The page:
Citations

    Citations are extracted by the CitEc Project, subscribe to its RSS feed for this item.
    as


    Cited by:

    1. Hickey, Gordon M. & Pouliot, Mariève & Smith-Hall, Carsten & Wunder, Sven & Nielsen, Martin R., 2016. "Quantifying the economic contribution of wild food harvests to rural livelihoods: A global-comparative analysis," Food Policy, Elsevier, vol. 62(C), pages 122-132.
    2. Lee, Susan E. & Braithwaite, Peter & Leach, Joanne M. & Rogers, Chris D.F., 2016. "A comparison of energy systems in Birmingham, UK, with Masdar City, an embryonic city in Abu Dhabi Emirate," Renewable and Sustainable Energy Reviews, Elsevier, vol. 65(C), pages 1299-1309.

    More about this item

    Keywords

    Austrian Business Cycle Theory; capital structure; China; housing bubble;

    JEL classification:

    • B53 - Schools of Economic Thought and Methodology - - Current Heterodox Approaches - - - Austrian
    • E32 - Macroeconomics and Monetary Economics - - Prices, Business Fluctuations, and Cycles - - - Business Fluctuations; Cycles
    • E58 - Macroeconomics and Monetary Economics - - Monetary Policy, Central Banking, and the Supply of Money and Credit - - - Central Banks and Their Policies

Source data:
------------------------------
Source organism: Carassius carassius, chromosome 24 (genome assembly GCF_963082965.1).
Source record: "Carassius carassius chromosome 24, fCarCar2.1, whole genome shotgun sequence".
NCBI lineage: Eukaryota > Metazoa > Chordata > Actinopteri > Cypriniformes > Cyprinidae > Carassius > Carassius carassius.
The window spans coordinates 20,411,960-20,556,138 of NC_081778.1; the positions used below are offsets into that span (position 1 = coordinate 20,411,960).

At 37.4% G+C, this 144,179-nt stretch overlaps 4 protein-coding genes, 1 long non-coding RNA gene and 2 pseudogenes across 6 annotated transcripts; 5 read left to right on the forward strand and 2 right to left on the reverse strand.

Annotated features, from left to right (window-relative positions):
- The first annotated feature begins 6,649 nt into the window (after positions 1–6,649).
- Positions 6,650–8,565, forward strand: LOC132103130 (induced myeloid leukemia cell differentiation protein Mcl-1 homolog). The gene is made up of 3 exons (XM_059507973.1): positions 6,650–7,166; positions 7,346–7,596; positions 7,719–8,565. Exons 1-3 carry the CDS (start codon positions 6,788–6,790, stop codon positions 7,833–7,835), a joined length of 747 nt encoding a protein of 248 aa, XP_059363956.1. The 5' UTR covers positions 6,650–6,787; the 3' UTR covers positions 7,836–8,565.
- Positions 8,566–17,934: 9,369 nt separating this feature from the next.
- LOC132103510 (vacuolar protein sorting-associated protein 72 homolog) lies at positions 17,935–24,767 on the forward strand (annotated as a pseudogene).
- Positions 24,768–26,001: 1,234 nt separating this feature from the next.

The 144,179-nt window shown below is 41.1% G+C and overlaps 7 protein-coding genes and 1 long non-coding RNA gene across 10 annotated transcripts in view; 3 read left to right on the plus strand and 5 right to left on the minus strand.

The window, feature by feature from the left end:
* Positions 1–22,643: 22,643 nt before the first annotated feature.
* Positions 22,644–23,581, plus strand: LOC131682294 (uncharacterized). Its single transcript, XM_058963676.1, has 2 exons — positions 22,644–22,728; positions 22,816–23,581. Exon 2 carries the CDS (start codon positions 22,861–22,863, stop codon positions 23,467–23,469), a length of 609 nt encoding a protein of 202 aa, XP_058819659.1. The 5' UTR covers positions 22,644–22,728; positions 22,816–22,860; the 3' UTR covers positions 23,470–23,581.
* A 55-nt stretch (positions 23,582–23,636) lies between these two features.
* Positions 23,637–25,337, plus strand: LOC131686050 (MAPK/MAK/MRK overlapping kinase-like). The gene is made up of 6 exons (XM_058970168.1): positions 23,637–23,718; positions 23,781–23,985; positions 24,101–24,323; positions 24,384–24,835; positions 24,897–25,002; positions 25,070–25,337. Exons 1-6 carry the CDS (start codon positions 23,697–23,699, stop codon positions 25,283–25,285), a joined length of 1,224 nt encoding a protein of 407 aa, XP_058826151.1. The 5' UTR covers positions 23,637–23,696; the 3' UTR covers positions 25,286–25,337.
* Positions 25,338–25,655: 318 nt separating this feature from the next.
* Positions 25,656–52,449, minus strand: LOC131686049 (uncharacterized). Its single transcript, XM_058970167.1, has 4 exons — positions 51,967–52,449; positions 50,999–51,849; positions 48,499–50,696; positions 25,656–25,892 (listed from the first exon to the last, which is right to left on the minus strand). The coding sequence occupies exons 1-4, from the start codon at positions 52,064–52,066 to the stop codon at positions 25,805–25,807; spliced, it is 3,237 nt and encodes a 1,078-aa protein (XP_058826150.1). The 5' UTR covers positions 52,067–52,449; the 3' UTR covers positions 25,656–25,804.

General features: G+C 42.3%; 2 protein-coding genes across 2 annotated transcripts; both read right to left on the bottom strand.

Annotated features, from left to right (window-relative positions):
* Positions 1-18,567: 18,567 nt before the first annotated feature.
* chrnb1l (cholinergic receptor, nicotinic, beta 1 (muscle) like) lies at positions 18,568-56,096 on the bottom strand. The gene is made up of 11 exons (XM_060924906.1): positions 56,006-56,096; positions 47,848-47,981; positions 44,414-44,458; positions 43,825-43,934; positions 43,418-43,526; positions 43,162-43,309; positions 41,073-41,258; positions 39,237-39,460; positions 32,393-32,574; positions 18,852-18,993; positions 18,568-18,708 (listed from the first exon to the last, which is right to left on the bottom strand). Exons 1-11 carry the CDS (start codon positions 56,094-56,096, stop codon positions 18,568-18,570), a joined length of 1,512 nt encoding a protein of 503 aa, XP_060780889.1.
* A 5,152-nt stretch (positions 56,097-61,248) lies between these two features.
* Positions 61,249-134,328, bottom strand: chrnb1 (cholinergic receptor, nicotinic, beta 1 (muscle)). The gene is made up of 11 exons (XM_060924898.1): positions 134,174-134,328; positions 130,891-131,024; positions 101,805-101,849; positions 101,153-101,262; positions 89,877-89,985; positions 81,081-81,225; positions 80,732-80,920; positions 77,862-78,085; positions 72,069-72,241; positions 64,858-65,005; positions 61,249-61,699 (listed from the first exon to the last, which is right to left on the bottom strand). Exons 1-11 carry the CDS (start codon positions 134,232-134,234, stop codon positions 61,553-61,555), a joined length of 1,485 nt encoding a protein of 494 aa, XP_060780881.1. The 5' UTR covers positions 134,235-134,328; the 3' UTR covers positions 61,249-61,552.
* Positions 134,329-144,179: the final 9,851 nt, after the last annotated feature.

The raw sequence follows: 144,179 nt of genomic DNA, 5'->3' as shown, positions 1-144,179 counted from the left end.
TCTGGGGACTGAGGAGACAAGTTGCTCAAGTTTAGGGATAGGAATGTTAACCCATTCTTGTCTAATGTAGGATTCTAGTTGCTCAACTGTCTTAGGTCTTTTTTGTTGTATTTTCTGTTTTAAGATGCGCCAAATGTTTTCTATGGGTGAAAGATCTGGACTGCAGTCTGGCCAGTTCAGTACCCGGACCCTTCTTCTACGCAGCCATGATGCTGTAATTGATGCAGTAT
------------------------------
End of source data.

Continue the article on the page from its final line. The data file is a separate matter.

• R31 - Urban, Rural, Regional, Real Estate, and Transportation Economics - - Real Estate Markets, Spatial Production Analysis, and Firm Location - - - Housing Supply and Markets
    • R52 - Urban, Rural, Regional, Real Estate, and Transportation Economics - - Regional Government Analysis - - - Land Use and Other Regulations

    Statistics

    Access and download statistics

    Corrections

    All material on this site has been provided by the respective publishers and authors. You can help correct errors and omissions. When requesting a correction, please mention this item's handle: RePEc:pra:mprapa:79791. See general information about how to correct material in RePEc.

    For technical questions regarding this item, or to correct its authors, title, abstract, bibliographic or download information, contact: (Joachim Winter). General contact details of provider: http://edirc.repec.org/data/vfmunde.html .

    If you have authored this item and are not yet registered with RePEc, we encourage you to do it here. This allows to link your profile to this item. It also allows you to accept potential citations to this item that we are uncertain about.

    If CitEc recognized a reference but did not link an item in RePEc to it, you can help with this form .

    If you know of missing items citing this one, you can help us creating those links by adding the relevant references in the same way as above, for each refering item. If you are a registered author of this item, you may also want to check the "citations" tab in your RePEc Author Service profile, as there may be some citations waiting for confirmation.

    Please note that corrections may take a couple of weeks to filter through the various RePEc services.

    IDEAS is a RePEc service hosted by the Research Division of the Federal Reserve Bank of St. Louis . RePEc uses bibliographic data supplied by the respective publishers.